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Boulton Paul Defiant

by John C. Valo

 

Boulton Paul Defiant

 

 

Introduction

 

'And now for something completely different!'

The Boulton Paul Defiant was one of Classic Airframes' earliest efforts, which unfortunately suffered from some accuracy and fit problems. However, the Defiant has always been one of my favorite aircraft and a 'must-have' for my collection, so I had no choice but to take on the challenge.

 

 

Construction

 

Major structural changes involved correcting the dihedral break on the wing (too shallow on the kit), narrowing the rear fuselage and nose contours, and scratchbuilding the turret, turret fairings, landing gear, wheel wells and dropped flaps. 

Minor outline problems that were corrected included revising the sweep of the stabilizers, adding the extended ailerons and reshaping the spinner. 

 

 

Luckily, CA kits are molded in a very workable plastic which takes well to reshaping and rescribing. I usually don't get too hung up on making corrections, but this model provided me with very valuable experience in major surgery. I worked from numerous plans (none of which agreed, of course!), and corrected things only to the extent that my patience and enthusiasm would allow. By the end, I had adopted the philosophy of 'If it looks like a Defiant, then it's a Defiant!'

The Defiant's wings have a distinct dihedral break just outboard of the landing gear, which was not reproduced in the kit. Both wings were sawn off at the break, and placed at the proper angle. Fortunately, the actual aircraft had a very distinct reinforcement strip at the break, so the joint didn't have to be perfectly smooth, as it would be covered anyway. The wheel wells were simply boxed in with sheet styrene, with various little details added as necessary. I used the yokes from the kit landing gear struts, and made new struts from aluminum tubing. 

 

 

Dropping the simple split flaps was an easy task. The characteristic flared ailerons were reproduced by sandwiching pieces of .010 styrene between the wing halves during assembly, then trimming them to shape. Wing tip lights were replaced with clear plastic, and scratchbuilt landing lights were added to the leading edges of the wings.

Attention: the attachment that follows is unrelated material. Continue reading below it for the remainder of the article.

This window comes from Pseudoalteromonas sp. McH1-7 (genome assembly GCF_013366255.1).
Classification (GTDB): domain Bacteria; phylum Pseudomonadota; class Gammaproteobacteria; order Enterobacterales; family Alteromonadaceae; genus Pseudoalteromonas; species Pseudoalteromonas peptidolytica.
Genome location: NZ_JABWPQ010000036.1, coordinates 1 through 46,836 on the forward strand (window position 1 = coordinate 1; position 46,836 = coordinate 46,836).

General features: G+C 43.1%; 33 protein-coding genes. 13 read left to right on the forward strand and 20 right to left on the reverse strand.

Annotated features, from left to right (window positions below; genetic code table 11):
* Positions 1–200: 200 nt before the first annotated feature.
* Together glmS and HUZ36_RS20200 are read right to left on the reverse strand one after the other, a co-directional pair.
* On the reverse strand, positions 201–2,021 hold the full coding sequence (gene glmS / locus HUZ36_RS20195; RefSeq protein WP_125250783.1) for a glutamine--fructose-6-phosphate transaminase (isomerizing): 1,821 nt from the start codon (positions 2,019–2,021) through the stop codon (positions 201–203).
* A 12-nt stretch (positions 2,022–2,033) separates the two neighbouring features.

I completely removed the molded-on turret fairings, and opened up the aft fairing slot in the fuselage. At this point in time I also narrowed the rear fuselage and removed the rudder to be repositioned later. I used the kit turret ring and machine guns, but the rest of the turret was scratchbuilt. I used the turret clear part to mold an epoxy putty master, then sanded off all the framing. Using this new master, I vacuformed two new clear parts, one of which was cut apart to make the doors, the other being the main turret clear part. Electrical tape was used to create the framework of the turret. As the kit windscreen looked a little suspect to me, I carved a new plug for the windscreen and pilot's canopy, then vacuformed new parts. Once again, the frames were made from electrical tape, and I opened up the little sliding hatch on top of the pilot's canopy. A new forward turret fairing was constructed of sheet styrene.

The balance of assembly was relatively straightforward, aside from the minor corrections alluded to above.

 

 

Painting and Decals

 

A well-known photograph shows 264 Squadron's Defiants all lined up neatly, and toward the back of the row, there is an aircraft with a huge roundel on the side, Number L7006, PSX. Apparently, this anomaly can be chalked up to variations in the change from the type 'A' roundel to the type 'A1' (which added the yellow outer ring). Instead of repainting the new roundel to the same size as the old style, the squadron painter simply added the yellow ring, which actually overlapped the aft turret fairing. Too weird to resist!

 

 

I used Polly-Scale paints for the Dark Earth/Dark Green/Sky camouflage, and painted the yellow fuselage roundel before applying decals. I used various AeroMaster decals for the roundels and fuselage codes. The serials were printed on decal paper from my laser printer. I only used the stencils from the kit decals.

 

 

Conclusion

 

Was it worth it? Unequivocally, yes. There are only a few select aircraft that I would invest this much time and effort into, and the Defiant is one. 

 

 

One could certainly build a reasonable model straight from the box, or even add a few corrections and details without going completely nuts. And once again, if it looks like a Defiant, then it's a Defiant! At least nobody has confused it with a Spitfire yet.

 

 

Additional Images 

 

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Model, Images and Text Copyright 2000 by John C. Valo
Page Created 18 April 2000
Last updated 26 July 2007

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